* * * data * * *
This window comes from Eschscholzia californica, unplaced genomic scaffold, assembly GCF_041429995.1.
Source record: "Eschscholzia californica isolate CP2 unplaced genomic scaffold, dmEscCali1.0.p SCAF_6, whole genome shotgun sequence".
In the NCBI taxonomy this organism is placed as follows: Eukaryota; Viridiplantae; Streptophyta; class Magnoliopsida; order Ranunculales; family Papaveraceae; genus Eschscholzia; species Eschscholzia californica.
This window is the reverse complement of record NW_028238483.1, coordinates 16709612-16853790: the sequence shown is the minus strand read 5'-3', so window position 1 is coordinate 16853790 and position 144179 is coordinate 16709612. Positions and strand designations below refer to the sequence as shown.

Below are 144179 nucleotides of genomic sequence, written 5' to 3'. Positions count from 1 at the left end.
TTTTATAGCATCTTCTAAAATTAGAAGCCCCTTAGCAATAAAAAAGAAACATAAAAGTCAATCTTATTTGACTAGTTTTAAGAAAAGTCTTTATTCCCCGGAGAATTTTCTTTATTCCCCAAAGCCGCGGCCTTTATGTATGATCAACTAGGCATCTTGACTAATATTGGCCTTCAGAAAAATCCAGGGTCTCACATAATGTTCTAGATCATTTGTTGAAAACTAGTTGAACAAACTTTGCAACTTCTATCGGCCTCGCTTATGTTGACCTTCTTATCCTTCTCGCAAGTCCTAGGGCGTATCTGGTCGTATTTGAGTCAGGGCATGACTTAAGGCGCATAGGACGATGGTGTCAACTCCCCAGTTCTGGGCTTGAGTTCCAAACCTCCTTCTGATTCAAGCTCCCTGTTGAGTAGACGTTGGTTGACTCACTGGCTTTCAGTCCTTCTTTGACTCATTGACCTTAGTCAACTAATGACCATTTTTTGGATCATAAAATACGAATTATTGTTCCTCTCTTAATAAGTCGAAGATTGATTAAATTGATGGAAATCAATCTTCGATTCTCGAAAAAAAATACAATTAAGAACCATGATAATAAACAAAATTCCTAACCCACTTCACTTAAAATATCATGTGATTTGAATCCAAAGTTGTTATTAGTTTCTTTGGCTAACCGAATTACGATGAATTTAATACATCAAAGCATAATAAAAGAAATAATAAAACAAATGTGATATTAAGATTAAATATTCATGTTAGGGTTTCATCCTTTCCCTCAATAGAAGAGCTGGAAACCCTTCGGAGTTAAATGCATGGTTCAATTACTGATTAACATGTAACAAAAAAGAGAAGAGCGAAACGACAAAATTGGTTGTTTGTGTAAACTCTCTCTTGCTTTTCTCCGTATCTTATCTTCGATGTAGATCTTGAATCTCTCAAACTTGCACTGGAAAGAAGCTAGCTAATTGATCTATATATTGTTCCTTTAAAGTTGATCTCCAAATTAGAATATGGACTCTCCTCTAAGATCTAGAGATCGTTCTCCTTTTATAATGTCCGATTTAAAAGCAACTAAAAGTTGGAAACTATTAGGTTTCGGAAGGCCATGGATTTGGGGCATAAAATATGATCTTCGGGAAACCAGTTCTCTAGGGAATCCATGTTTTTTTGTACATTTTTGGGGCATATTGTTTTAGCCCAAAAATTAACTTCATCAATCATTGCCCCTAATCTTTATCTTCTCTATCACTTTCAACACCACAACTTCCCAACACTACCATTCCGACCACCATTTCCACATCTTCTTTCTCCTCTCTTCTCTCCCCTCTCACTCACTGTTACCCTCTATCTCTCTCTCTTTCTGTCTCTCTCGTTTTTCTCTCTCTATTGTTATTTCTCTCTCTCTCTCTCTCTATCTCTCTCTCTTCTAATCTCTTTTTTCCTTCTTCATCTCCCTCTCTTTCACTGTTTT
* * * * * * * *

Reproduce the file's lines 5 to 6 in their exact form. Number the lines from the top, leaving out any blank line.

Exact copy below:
Below are 144179 nucleotides of genomic sequence, written 5' to 3'. Positions count from 1 at the left end.
TTTTATAGCATCTTCTAAAATTAGAAGCCCCTTAGCAATAAAAAAGAAACATAAAAGTCAATCTTATTTGACTAGTTTTAAGAAAAGTCTTTATTCCCCGGAGAATTTTCTTTATTCCCCAAAGCCGCGGCCTTTATGTATGATCAACTAGGCATCTTGACTAATATTGGCCTTCAGAAAAATCCAGGGTCTCACATAATGTTCTAGATCATTTGTTGAAAACTAGTTGAACAAACTTTGCAACTTCTATCGGCCTCGCTTATGTTGACCTTCTTATCCTTCTCGCAAGTCCTAGGGCGTATCTGGTCGTATTTGAGTCAGGGCATGACTTAAGGCGCATAGGACGATGGTGTCAACTCCCCAGTTCTGGGCTTGAGTTCCAAACCTCCTTCTGATTCAAGCTCCCTGTTGAGTAGACGTTGGTTGACTCACTGGCTTTCAGTCCTTCTTTGACTCATTGACCTTAGTCAACTAATGACCATTTTTTGGATCATAAAATACGAATTATTGTTCCTCTCTTAATAAGTCGAAGATTGATTAAATTGATGGAAATCAATCTTCGATTCTCGAAAAAAAATACAATTAAGAACCATGATAATAAACAAAATTCCTAACCCACTTCACTTAAAATATCATGTGATTTGAATCCAAAGTTGTTATTAGTTTCTTTGGCTAACCGAATTACGATGAATTTAATACATCAAAGCATAATAAAAGAAATAATAAAACAAATGTGATATTAAGATTAAATATTCATGTTAGGGTTTCATCCTTTCCCTCAATAGAAGAGCTGGAAACCCTTCGGAGTTAAATGCATGGTTCAATTACTGATTAACATGTAACAAAAAAGAGAAGAGCGAAACGACAAAATTGGTTGTTTGTGTAAACTCTCTCTTGCTTTTCTCCGTATCTTATCTTCGATGTAGATCTTGAATCTCTCAAACTTGCACTGGAAAGAAGCTAGCTAATTGATCTATATATTGTTCCTTTAAAGTTGATCTCCAAATTAGAATATGGACTCTCCTCTAAGATCTAGAGATCGTTCTCCTTTTATAATGTCCGATTTAAAAGCAACTAAAAGTTGGAAACTATTAGGTTTCGGAAGGCCATGGATTTGGGGCATAAAATATGATCTTCGGGAAACCAGTTCTCTAGGGAATCCATGTTTTTTTGTACATTTTTGGGGCATATTGTTTTAGCCCAAAAATTAACTTCATCAATCATTGCCCCTAATCTTTATCTTCTCTATCACTTTCAACACCACAACTTCCCAACACTACCATTCCGACCACCATTTCCACATCTTCTTTCTCCTCTCTTCTCTCCCCTCTCACTCACTGTTACCCTCTATCTCTCTCTCTTTCTGTCTCTCTCGTTTTTCTCTCTCTATTGTTATTTCTCTCTCTCTCTCTCTCTATCTCTCTCTCTTCTAATCTCTTTTTTCCTTCTTCATCTCCCTCTCTTTCACTGTTTT